Merry Christmas! Here’s How to Make Your Favorite Dishes Healthy
Let’s figure out how to make our favorite Christmas dishes healthier one by one.
Christmas is more than just a ritual, it’s a feeling. Traditionally, it is not just a single day, but a prolonged period that begins in mid-December and goes on till early January — and of course — food is a big part of it all!
In fact, the very word Christmas was coined by the combination of Christ+Mass… and it signifies an abundance of meals. Christmas food, besides the famous ‘Christmas Cake’, includes lots of other goodies too. And most of these are really sinful! Let's figure out how to make them healthier one by one.
The Christmas Cake
In the original (traditional) Christmas cake (which actually originated from the plum pudding), the ingredients are precise and include dried raisins, currants, plums, dried orange, lemon peel and more such. The folklore has it that the plum pudding had been doused in spirits and set alight, and the Christmas pudding and cake branched out of it.
Every family usually has its own Christmas cake recipe passed on over generations. If you don’t have one, you could simply badger a friend who has a great recipe to share, and then have a go at it!
Otherwise, there are some good books and websites which have the recipes listed step-by-step with choices ranging from a quick fix to something a bit more complex. Take your pick. The results are usually very satisfying.
Most Christmas cake recipes are for 20-23cm round fruitcakes without any icing, and any good cook will tell you that the Christmas cake, like good wine, gets better with age. That is why, it is made well ahead of time, especially if you intend to feed it with brandy, scotch whiskey or bourbon (some of these cakes can actually make you drunk). Make it healthy:
- Dispense with the marzipan and royal icing layers altogether and cover the cake with fruits and nuts.
- Use natural decorations like holly leaves, small Christmas bobbles; even small pinecones.
- Use plenty of the apricot glaze and put fruits like coloured cherries, prunes, apricots and nuts such as hazelnuts, walnuts and almonds. Pile a good amount of these so that the top of the cake doesn’t show through.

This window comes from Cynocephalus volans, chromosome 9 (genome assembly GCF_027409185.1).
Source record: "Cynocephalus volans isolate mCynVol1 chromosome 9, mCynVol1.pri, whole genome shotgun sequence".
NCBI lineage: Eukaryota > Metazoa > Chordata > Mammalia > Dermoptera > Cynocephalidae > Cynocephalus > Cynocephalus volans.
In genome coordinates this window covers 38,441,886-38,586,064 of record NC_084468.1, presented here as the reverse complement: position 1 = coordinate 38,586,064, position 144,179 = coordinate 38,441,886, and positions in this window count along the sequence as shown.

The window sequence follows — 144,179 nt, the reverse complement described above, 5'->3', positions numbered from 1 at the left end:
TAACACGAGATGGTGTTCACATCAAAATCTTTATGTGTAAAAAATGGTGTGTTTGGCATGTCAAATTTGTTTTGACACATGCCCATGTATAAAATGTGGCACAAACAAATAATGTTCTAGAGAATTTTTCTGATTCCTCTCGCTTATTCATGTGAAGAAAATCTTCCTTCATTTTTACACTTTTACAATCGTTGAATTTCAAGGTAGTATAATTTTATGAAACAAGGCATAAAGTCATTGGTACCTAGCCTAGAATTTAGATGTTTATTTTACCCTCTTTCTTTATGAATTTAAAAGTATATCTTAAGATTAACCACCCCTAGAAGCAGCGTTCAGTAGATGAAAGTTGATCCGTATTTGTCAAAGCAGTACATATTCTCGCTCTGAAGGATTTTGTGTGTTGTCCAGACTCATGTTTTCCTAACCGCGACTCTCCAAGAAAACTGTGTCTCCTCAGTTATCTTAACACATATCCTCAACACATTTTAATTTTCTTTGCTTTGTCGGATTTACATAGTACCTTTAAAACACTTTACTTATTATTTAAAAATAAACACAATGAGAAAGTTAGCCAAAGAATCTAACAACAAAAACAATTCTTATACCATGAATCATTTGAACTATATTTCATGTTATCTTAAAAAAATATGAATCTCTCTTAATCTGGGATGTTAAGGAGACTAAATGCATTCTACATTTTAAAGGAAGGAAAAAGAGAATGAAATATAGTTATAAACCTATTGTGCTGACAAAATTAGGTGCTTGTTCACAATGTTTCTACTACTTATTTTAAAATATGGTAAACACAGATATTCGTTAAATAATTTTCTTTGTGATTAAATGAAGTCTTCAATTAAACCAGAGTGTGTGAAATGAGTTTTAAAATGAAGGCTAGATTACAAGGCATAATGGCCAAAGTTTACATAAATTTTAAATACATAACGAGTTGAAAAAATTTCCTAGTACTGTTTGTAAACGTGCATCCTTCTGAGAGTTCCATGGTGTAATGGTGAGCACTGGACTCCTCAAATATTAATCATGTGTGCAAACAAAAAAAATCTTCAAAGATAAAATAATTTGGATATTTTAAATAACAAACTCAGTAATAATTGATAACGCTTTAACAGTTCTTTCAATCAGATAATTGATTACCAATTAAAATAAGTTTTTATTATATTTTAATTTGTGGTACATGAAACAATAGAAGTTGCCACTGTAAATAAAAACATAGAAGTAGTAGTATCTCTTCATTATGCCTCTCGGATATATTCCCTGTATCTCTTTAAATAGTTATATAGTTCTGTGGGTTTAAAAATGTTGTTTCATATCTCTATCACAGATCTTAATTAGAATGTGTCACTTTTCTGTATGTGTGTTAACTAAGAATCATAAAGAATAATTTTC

Christmas isn't truly here until the mince pies are on the table. The shape and content of mince pies have changed dramatically through the ages. Original mince pies were bigger, crib shaped and packed full of meat. Today, rich and fruity pies filled with sugar, apples, raisins, candied oranges and lemons are more popular. Both are delicious!
Make it Healthy: Skip the sugar and make pies filled with mince of apples, carrots, pears, raisins so that you can eat them without guilt.
In the medieval period, plum pottage – a meat broth with breadcrumbs and dried fruit and seasoned with wine and spices was served during festivities. With time, this broth gave way to a thicker pudding. By the 17th Century, the meat content was removed, more sweats were added and it took the shape of the now popular plum pudding. By the end of the 18th century, plum porridge had all but vanished, its place taken by the plum pudding. It was christened ‘Christmas pudding’ when it was introduced to the Royal Christmas dinner table by Prince Albert. It is usually prepared on Christmas morning, and sprinkled with brandy and flamed when served.
Make it healthy: There are lots of sugar, gluten, grain and dairy-free pudding recipes available now… got for these.
Meat has always been part of a traditional Christmas feast. The act of serving a large roasted joint of meat at Christmas probably originated from ancient sacrificial rites to mollify the gods to ensure a good harvest in the following year. Earlier beef, mutton, pork, peacocks and swans were usually used. King James-I introduced turkey during the seventeenth century as he felt that it was kinder to his delicate digestive system! Today those who cannot afford the turkey make do with goose.
Make it healthy: Turkey is a healthier meat. It a very rich source of protein, niacin, vitamin B6 and the amino acid tryptothan and is lower on saturated fat and cholesterol compared to other meats. To do an even healthier option have a turkey salad with lots of vegetables.
Other popular traditional dishes are gingerbread, pumpkin and walnut pie, eggnog, fruit cake, potato salad with mayonnaise, smoked salmon, chocolate yule log, Yorkshire pie, pigs in a blanket (sausage wrapped in bacon), qidreh, a wood-fire oven cooked lamb and rice dish (popular in Israel) and more such.
So do tuck into some traditional Christmas fare this year, like I make sure I do every year, and support the spirit of Christmas. Just make sure you tweak the recipes to make a healthier version. After all, it’s a special time to look forward to a miracle.
And yes, keep believing in hope and all things positive.
Happy Christmas and New Year!
(Kavita is a nutritionist, weight management consultant and health writer based in Delhi. She is the author of Don’t Diet! 50 Habits of Thin People (Jaico) and Ultimate Grandmother Hacks: 50 Kickass Traditional Habits for a Fitter You (Rupa).)
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